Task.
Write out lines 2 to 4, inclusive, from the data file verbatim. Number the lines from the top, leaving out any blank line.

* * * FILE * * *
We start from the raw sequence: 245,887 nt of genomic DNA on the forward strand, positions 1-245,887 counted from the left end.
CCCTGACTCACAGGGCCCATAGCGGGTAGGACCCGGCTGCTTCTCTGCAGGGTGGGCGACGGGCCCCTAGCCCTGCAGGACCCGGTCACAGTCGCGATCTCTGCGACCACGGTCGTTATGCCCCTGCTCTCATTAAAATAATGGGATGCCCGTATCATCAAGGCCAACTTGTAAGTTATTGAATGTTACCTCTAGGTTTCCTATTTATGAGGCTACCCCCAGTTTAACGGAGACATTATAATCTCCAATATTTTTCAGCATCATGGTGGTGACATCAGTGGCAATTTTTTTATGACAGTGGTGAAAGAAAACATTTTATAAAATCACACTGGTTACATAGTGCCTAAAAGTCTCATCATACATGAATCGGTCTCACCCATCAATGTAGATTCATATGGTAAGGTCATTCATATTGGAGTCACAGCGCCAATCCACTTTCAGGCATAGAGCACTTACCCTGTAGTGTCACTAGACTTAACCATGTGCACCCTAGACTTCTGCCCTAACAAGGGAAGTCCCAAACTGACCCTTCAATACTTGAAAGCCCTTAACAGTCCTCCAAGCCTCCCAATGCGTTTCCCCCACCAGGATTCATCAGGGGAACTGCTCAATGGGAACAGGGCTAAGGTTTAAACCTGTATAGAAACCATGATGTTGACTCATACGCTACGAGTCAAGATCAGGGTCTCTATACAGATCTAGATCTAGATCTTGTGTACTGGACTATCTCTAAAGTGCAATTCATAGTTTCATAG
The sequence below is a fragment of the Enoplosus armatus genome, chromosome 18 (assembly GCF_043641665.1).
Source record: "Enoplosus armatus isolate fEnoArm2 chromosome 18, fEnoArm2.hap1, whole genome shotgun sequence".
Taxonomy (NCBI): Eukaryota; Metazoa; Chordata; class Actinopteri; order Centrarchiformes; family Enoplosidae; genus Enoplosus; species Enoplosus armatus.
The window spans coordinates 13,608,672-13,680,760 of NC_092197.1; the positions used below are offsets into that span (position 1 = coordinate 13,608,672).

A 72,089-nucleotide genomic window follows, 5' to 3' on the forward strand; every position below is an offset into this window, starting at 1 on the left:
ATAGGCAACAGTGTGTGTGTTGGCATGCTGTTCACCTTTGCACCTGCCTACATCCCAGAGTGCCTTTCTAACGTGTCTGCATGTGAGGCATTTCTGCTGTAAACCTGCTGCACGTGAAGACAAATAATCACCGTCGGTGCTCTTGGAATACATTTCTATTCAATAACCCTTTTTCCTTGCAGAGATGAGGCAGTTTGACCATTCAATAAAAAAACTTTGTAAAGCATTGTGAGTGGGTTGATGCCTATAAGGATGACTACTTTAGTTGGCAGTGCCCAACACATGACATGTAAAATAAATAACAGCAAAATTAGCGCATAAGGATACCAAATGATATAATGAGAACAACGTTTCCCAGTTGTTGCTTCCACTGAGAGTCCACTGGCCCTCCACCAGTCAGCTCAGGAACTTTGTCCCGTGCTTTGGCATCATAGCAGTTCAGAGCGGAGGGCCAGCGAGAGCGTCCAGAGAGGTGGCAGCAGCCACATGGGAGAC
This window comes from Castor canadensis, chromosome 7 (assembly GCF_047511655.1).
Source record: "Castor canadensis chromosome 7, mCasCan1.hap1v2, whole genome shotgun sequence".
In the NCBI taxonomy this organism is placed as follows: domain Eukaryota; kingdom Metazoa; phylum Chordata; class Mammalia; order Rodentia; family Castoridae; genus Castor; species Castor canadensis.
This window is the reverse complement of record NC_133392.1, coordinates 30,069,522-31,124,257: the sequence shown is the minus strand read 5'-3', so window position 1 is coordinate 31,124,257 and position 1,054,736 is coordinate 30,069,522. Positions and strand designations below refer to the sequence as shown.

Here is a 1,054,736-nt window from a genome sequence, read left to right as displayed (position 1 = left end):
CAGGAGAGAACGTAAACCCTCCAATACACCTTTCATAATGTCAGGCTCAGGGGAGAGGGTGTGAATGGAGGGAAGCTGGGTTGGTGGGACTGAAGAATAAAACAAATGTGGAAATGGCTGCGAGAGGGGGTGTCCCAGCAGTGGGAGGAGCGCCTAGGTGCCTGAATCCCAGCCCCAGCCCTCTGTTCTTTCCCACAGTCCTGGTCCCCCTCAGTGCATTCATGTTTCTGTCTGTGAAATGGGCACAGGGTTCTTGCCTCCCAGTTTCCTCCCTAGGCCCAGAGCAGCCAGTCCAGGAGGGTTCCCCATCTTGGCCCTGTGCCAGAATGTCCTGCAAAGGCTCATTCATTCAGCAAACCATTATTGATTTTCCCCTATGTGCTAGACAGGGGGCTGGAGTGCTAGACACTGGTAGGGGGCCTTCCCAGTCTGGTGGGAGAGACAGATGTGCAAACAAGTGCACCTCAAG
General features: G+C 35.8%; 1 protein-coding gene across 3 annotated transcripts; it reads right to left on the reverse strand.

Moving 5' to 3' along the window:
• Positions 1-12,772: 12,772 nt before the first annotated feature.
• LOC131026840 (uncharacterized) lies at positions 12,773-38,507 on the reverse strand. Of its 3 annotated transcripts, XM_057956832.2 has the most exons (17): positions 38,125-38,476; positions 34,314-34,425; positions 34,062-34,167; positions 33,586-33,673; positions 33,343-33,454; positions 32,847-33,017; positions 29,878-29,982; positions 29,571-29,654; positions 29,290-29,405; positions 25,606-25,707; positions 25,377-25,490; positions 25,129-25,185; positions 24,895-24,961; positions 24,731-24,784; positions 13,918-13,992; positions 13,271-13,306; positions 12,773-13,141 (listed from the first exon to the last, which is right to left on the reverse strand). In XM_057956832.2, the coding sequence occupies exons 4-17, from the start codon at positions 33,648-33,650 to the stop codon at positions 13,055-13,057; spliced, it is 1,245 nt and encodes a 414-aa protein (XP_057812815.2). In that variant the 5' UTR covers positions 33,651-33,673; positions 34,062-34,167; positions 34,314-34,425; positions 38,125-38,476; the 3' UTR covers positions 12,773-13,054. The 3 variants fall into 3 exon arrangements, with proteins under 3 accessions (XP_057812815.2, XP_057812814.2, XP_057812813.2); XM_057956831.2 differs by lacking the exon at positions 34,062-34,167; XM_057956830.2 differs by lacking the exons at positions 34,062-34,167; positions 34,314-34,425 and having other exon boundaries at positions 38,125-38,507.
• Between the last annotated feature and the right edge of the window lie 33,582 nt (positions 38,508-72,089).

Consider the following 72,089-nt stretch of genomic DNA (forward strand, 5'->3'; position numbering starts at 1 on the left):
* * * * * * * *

CCCTGACTCACAGGGCCCATAGCGGGTAGGACCCGGCTGCTTCTCTGCAGGGTGGGCGACGGGCCCCTAGCCCTGCAGGACCCGGTCACAGTCGCGATCTCTGCGACCACGGTCGTTATGCCCCTGCTCTCATTAAAATAATGGGATGCCCGTATCATCAAGGCCAACTTGTAAGTTATTGAATGTTACCTCTAGGTTTCCTATTTATGAGGCTACCCCCAGTTTAACGGAGACATTATAATCTCCAATATTTTTCAGCATCATGGTGGTGACATCAGTGGCAATTTTTTTATGACAGTGGTGAAAGAAAACATTTTATAAAATCACACTGGTTACATAGTGCCTAAAAGTCTCATCATACATGAATCGGTCTCACCCATCAATGTAGATTCATATGGTAAGGTCATTCATATTGGAGTCACAGCGCCAATCCACTTTCAGGCATAGAGCACTTACCCTGTAGTGTCACTAGACTTAACCATGTGCACCCTAGACTTCTGCCCTAACAAGGGAAGTCCCAAACTGACCCTTCAATACTTGAAAGCCCTTAACAGTCCTCCAAGCCTCCCAATGCGTTTCCCCCACCAGGATTCATCAGGGGAACTGCTCAATGGGAACAGGGCTAAGGTTTAAACCTGTATAGAAACCATGATGTTGACTCATACGCTACGAGTCAAGATCAGGGTCTCTATACAGATCTAGATCTAGATCTTGTGTACTGGACTATCTCTAAAGTGCAATTCATAGTTTCATAG
The sequence below is a fragment of the Enoplosus armatus genome, chromosome 18 (assembly GCF_043641665.1).
Source record: "Enoplosus armatus isolate fEnoArm2 chromosome 18, fEnoArm2.hap1, whole genome shotgun sequence".